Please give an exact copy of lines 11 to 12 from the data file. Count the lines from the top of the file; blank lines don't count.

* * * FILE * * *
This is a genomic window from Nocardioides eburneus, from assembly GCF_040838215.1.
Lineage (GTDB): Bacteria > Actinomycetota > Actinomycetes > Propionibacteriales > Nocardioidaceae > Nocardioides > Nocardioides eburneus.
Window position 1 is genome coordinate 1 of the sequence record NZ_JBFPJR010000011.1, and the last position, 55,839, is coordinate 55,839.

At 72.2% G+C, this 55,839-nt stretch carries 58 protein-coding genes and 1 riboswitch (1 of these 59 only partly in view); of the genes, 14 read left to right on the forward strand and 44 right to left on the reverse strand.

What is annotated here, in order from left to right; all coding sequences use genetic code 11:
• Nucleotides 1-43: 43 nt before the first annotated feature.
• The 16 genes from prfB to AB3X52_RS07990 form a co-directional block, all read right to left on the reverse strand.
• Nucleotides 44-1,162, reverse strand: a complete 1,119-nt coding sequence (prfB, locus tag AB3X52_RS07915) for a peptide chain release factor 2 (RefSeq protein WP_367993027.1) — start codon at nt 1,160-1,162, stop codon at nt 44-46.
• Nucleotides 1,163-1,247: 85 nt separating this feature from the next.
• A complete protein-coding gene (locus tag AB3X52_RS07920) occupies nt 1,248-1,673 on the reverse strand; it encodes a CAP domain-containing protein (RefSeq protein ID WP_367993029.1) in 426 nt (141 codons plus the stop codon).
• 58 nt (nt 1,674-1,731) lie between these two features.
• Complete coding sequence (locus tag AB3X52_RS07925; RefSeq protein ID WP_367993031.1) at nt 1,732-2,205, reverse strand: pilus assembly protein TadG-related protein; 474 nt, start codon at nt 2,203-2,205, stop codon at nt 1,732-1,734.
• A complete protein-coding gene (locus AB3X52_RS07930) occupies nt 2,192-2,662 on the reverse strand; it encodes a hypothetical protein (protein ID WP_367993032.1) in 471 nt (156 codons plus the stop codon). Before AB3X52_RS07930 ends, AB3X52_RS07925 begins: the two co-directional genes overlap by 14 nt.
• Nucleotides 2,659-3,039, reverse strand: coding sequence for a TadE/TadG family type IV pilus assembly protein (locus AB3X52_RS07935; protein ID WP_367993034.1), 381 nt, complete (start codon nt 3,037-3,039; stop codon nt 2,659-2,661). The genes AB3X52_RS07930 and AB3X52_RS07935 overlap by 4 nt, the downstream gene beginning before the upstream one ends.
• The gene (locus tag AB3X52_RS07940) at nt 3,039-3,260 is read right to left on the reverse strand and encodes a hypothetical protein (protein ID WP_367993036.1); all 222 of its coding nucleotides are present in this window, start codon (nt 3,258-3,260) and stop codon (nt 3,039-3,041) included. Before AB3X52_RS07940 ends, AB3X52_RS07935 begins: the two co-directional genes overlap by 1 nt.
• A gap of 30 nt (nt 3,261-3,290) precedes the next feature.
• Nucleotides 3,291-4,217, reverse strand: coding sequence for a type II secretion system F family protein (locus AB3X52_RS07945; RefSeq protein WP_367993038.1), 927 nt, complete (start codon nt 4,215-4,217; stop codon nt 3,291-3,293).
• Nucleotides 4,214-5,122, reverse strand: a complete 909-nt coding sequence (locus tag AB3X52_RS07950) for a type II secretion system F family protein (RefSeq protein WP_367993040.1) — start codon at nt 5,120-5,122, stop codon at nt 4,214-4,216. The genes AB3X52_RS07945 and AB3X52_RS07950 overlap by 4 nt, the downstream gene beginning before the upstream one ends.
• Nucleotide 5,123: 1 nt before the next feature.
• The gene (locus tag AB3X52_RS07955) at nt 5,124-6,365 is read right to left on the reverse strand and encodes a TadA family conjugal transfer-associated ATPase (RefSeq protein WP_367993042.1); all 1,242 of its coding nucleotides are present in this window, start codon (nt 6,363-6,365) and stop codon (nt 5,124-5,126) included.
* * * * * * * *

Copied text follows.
• 58 nt (nt 1,674-1,731) lie between these two features.
• Complete coding sequence (locus tag AB3X52_RS07925; RefSeq protein ID WP_367993031.1) at nt 1,732-2,205, reverse strand: pilus assembly protein TadG-related protein; 474 nt, start codon at nt 2,203-2,205, stop codon at nt 1,732-1,734.